Are there any documented best practices for in-app SaaS upgrade prompts?

I have a SaaS web app with 3 different plans. Each plan increases access to certain features or a large quantity of a particular feature. We’ll call them A, B and C with C being the highest level, most expensive plan.

Currently if you are signed up for plan A you may see a location in the application that says “Upgrade your account to get access to XYZ feature” (because plan A doesn’t include that feature). Clicking on that prompt takes you to the plan management view where you can see the features vs plans and upgrade if you wish.

What I’m wondering is whether the prompts on the lower plans are overwhelming the user’s experience calling out things to them that they don’t have access to, and wondering if there are any best practices on how to handle this?

For example if I remove the prompts completely, the user may not know that the next level plan has a feature they need and want; perhaps they cancel because of that.

Should the prompts be removed and replaced with email marketing telling the user about what they are missing out on?

Whats the best way to handle?

Is the full behaviour of textboxes documented anywhere?

PC games often have to build their own UI widgets (buttons, input textboxes, etc). Fortunately it’s relatively trivial to write one’s own textbox from scratch given only a 2D drawing API and user-input event messages:

  • State:

    • Current text buffer
    • Textbox dimensions
    • Current caret location and current text selection range
    • Simple options, e.g. is read-only, etc
  • Render:

    • Draw rectangle (maybe with an inset border look)
    • Draw line of text from the internal buffer within the dimensions
    • Draw caret and/or text selection
  • User input:

    • On key-press:
      • If character key was pressed, insert that character into the buffer at the caret’s location (often just appending to the end)
      • If control key was pressed (e.g. backspace) then handle each control key appropriately
      • If arrow keys, then move the caret accordingly, including up/down for multi-line text-boxes
    • On key-down
      • If key held down for > 3 seconds then repeat key-press until key-up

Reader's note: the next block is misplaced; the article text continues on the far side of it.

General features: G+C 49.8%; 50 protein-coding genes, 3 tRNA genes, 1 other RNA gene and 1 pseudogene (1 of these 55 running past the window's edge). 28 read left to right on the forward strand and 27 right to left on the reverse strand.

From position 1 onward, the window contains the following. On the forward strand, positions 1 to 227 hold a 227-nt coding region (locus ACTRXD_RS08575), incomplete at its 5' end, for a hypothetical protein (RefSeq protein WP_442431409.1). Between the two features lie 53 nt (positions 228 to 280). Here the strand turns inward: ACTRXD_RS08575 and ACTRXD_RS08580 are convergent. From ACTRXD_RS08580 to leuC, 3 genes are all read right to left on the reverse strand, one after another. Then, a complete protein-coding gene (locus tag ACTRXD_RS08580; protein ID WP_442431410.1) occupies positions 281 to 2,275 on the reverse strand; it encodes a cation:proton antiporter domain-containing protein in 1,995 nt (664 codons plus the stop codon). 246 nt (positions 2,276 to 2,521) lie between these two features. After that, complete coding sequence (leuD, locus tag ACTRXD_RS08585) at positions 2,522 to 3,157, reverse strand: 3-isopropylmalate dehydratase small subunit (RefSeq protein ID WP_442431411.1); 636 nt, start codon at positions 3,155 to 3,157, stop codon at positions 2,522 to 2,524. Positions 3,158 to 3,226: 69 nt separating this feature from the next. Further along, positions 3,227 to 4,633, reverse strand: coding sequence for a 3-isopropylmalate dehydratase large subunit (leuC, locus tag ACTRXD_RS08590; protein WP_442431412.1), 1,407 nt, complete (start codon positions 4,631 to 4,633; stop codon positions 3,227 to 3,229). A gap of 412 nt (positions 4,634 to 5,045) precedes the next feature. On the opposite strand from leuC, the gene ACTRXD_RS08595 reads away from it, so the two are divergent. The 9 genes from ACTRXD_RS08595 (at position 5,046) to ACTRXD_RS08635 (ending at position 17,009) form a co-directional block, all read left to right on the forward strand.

So far, so simple.

But I noticed that many games and even business software using custom widget toolkits (thank you, WPF…) don’t match the full set of functionality provided by the Microsoft Windows’ User32 textbox (formally, the Edit Control).

Examples of this functionality missing from other implementations includes multiple keystroke (key-chord?) commands and various kinds of system integration for example:

  • Ctrl + Arrow-keys to move the caret to the next word-boundary
  • Shift + Arrow-keys for selection
  • Ctrl + Shift + Arrow-keys for selection to the next word-boundary
  • Built-in spell-checker with red-squiggle underlines
  • Right-click context menu
  • Ctrl+A to select all
  • Automatically opening the system’s on-screen keyboard when the control gains focus
  • “Tab” focus highlighting

But I noticed that these keystrokes and shortcuts are also accepted by other standard textboxes present in other platforms, sparing minor differences (e.g. on macOS it’s Alt+Arrow-keys to move between word-boundaries).

But it’s not just keystrokes, also consider things like rendering Unicode correctly as Unicode includes rules on text layout (e.g. Zalgo text via Combining Marks) – granted this is more to do with the text rendering library being used than the textbox itself.

So I was wondering if there exists something like an “ISO standard for input textboxes” or something similar that sets out all standard behaviour of a textbox so that developers of a new platform know exactly the functionality they need to implement to build something like that on other systems – without needing to go through proprietary, platform-specific documentation that may hide undocumented features. I note that the documentation for Win32’s Edit Control doesn’t go into details about the user-facing functionality (which is exactly what I’m talking about) because that’s something you’d read in the User Manual, not the programming reference – especially because the functionality of the Edit Control is improved and extended in future versions of Windows without the original hosting application’s developers needing to do anything.